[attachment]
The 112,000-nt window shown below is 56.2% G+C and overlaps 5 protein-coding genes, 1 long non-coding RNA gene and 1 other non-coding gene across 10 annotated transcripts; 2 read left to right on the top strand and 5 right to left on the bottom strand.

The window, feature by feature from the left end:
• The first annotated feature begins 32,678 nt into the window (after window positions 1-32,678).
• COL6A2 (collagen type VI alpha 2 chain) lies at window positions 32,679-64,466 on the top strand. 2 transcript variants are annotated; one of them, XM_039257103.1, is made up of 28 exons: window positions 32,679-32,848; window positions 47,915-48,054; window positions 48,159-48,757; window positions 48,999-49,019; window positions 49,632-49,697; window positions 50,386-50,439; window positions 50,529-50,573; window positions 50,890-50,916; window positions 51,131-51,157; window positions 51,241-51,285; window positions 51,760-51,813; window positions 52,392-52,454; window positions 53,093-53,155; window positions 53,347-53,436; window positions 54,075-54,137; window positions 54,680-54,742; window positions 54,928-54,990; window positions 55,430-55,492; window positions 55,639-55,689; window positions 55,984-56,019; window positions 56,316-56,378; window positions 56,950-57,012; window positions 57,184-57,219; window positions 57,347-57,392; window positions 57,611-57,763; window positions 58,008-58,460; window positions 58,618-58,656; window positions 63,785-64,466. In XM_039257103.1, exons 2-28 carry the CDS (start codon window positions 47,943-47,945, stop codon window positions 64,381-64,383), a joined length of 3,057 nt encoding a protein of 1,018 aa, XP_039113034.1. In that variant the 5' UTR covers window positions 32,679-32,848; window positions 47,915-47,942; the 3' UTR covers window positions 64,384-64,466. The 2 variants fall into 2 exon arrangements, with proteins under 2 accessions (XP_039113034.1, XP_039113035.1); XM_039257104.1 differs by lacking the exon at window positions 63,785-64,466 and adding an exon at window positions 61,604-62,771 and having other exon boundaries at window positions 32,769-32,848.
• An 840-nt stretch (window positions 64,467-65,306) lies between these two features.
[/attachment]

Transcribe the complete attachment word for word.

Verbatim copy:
The 112,000-nt window shown below is 56.2% G+C and overlaps 5 protein-coding genes, 1 long non-coding RNA gene and 1 other non-coding gene across 10 annotated transcripts; 2 read left to right on the top strand and 5 right to left on the bottom strand.

The window, feature by feature from the left end:
• The first annotated feature begins 32,678 nt into the window (after window positions 1-32,678).
• COL6A2 (collagen type VI alpha 2 chain) lies at window positions 32,679-64,466 on the top strand. 2 transcript variants are annotated; one of them, XM_039257103.1, is made up of 28 exons: window positions 32,679-32,848; window positions 47,915-48,054; window positions 48,159-48,757; window positions 48,999-49,019; window positions 49,632-49,697; window positions 50,386-50,439; window positions 50,529-50,573; window positions 50,890-50,916; window positions 51,131-51,157; window positions 51,241-51,285; window positions 51,760-51,813; window positions 52,392-52,454; window positions 53,093-53,155; window positions 53,347-53,436; window positions 54,075-54,137; window positions 54,680-54,742; window positions 54,928-54,990; window positions 55,430-55,492; window positions 55,639-55,689; window positions 55,984-56,019; window positions 56,316-56,378; window positions 56,950-57,012; window positions 57,184-57,219; window positions 57,347-57,392; window positions 57,611-57,763; window positions 58,008-58,460; window positions 58,618-58,656; window positions 63,785-64,466. In XM_039257103.1, exons 2-28 carry the CDS (start codon window positions 47,943-47,945, stop codon window positions 64,381-64,383), a joined length of 3,057 nt encoding a protein of 1,018 aa, XP_039113034.1. In that variant the 5' UTR covers window positions 32,679-32,848; window positions 47,915-47,942; the 3' UTR covers window positions 64,384-64,466. The 2 variants fall into 2 exon arrangements, with proteins under 2 accessions (XP_039113034.1, XP_039113035.1); XM_039257104.1 differs by lacking the exon at window positions 63,785-64,466 and adding an exon at window positions 61,604-62,771 and having other exon boundaries at window positions 32,769-32,848.
• An 840-nt stretch (window positions 64,467-65,306) lies between these two features.